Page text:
One of the more pleasant surprises from Nintendo's E3 showings this week has been the fact that the Wii U will have a proper online community. If you think that means you'll be able to write "TITS" and draw rude things all over the place, though, you're wrong.
You're also probably 12, and should be in bed by now.
According to a report on the LA Times, in order to keep its Miiverse community safe and secure, Nintendo will be using not one, not two, but three layers of security.
The first is one that all companies use: software to track for offensive words or terms. Useful, but there are ways to fvck with that sh!t.
So the second layer will be user-submitted complaints. Flagged comments, that sort of thing. Useful, but again, standard stuff, and not terribly helpful because the offensive message has already got through.
The third layer is called "human resources". In other words, there will be Nintendo employees whose job it is to "monitor content on Miiverse". Which means, basically, that in the interests of family safety, the Miiverse needs moderator approval for comments.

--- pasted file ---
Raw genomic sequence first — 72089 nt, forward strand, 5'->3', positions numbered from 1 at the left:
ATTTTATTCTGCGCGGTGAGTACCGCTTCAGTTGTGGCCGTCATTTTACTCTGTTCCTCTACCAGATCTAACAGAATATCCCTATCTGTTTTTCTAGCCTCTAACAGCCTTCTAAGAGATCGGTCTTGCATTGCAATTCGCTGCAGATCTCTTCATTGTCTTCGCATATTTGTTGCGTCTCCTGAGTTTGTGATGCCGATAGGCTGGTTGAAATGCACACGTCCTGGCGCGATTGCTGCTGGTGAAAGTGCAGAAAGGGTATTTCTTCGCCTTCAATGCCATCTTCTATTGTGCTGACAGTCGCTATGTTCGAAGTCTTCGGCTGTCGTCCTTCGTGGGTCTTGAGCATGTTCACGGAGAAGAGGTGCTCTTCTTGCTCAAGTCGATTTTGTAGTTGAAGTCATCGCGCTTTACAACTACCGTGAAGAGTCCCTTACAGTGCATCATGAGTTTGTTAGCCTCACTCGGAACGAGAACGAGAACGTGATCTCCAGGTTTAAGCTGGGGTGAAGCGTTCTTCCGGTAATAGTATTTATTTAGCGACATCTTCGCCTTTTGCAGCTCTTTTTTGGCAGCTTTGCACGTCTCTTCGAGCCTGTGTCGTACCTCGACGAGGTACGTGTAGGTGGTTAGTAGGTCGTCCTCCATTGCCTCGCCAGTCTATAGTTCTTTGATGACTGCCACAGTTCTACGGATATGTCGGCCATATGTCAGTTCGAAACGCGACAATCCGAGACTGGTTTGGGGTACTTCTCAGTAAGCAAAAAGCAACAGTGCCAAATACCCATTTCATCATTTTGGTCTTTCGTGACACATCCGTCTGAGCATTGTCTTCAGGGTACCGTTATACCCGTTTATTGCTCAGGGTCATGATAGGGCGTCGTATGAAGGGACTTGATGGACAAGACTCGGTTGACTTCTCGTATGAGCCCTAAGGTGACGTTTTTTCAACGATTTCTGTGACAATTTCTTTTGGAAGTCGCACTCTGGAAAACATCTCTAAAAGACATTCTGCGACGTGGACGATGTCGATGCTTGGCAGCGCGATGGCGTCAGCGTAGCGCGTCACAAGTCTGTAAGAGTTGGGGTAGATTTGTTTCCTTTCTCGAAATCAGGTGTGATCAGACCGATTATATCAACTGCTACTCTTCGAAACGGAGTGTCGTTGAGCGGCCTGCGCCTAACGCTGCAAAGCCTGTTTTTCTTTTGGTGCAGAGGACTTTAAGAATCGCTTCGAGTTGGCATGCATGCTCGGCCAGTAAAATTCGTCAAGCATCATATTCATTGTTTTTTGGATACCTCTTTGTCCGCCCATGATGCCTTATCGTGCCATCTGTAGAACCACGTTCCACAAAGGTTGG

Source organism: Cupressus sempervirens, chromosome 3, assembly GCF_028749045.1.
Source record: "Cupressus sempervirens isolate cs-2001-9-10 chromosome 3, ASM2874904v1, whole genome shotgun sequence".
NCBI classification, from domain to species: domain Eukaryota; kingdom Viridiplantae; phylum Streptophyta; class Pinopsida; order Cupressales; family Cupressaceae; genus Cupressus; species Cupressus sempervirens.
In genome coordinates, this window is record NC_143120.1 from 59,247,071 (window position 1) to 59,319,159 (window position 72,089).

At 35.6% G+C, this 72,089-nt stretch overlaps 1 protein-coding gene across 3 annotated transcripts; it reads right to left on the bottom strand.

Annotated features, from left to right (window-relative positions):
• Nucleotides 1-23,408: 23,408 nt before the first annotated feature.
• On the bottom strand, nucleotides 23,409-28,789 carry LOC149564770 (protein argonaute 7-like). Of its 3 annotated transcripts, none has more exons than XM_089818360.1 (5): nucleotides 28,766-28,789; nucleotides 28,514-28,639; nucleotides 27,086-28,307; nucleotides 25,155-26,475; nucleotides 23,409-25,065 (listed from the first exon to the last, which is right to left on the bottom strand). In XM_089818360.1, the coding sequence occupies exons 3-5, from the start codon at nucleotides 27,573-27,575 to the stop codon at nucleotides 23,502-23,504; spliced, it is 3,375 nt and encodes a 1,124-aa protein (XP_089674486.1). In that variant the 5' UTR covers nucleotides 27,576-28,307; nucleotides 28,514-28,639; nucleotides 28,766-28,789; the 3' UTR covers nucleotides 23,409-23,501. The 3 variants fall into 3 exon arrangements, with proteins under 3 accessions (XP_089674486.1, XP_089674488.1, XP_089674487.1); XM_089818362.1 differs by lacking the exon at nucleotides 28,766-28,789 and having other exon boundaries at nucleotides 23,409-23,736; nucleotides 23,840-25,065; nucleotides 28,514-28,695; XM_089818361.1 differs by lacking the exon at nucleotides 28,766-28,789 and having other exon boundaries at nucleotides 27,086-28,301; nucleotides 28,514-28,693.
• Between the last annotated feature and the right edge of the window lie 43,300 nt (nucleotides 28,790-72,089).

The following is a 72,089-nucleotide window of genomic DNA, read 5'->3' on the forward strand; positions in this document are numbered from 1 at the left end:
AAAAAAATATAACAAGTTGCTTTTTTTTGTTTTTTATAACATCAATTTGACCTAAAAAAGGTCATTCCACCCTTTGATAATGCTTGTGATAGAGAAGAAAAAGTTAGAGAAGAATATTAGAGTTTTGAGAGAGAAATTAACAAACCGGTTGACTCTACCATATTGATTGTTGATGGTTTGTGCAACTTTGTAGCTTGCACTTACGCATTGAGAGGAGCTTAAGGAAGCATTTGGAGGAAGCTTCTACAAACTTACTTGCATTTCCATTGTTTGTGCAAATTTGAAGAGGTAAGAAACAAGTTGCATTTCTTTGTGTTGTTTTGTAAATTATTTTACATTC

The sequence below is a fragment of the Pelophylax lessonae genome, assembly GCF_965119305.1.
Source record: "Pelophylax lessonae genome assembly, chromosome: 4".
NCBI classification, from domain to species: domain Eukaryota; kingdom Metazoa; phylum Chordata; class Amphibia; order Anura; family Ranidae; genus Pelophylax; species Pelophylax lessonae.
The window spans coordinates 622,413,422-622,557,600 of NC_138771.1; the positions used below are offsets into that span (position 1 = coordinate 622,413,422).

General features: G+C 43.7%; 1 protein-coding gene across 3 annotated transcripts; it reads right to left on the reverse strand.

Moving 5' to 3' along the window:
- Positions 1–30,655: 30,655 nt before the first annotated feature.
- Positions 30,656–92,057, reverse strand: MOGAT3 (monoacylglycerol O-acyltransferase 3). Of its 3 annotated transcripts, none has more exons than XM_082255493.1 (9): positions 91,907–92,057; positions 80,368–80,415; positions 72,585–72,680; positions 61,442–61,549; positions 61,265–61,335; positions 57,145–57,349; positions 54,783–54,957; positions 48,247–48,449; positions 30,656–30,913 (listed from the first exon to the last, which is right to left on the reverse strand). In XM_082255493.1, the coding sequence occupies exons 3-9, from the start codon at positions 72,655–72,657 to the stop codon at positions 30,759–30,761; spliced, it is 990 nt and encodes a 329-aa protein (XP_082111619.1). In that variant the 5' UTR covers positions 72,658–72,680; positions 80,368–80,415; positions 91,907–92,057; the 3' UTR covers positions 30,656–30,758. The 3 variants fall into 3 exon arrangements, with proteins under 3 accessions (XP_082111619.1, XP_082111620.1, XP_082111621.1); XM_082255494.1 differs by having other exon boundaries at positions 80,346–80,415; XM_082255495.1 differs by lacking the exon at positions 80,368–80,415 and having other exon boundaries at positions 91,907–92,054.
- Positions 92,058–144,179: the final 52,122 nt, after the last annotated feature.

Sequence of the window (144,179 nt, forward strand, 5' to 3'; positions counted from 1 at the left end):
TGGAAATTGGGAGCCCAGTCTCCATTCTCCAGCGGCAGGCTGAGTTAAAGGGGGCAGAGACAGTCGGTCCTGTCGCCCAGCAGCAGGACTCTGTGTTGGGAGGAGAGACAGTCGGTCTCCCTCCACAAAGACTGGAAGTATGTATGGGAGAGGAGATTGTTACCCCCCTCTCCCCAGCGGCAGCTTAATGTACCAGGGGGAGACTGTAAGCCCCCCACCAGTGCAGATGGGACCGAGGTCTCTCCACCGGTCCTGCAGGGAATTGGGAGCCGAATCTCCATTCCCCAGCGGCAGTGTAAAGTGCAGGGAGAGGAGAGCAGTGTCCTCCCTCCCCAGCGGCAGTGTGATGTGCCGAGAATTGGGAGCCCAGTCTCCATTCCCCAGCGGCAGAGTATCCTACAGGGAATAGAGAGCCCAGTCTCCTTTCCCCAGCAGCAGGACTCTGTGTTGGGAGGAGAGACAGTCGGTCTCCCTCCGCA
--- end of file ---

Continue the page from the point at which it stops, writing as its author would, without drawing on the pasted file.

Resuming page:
And this is where it gets messy. According to the LA Times' report, depending on how many comments are being made and how many employees Nintendo has in place monitoring, "there will probably be a delay between the time a user creates a post and when it appears in the Miiverse feed".
And how long could that delay be? In quiet times, probably not long! But when it's busy?
Nintendo President Satoru Iwata: "...personally, I think 30 minutes should be acceptable".
All those nice things we said about Nintendo and the internet earlier in the week? Yeah, we take some of them back. This seems a little much.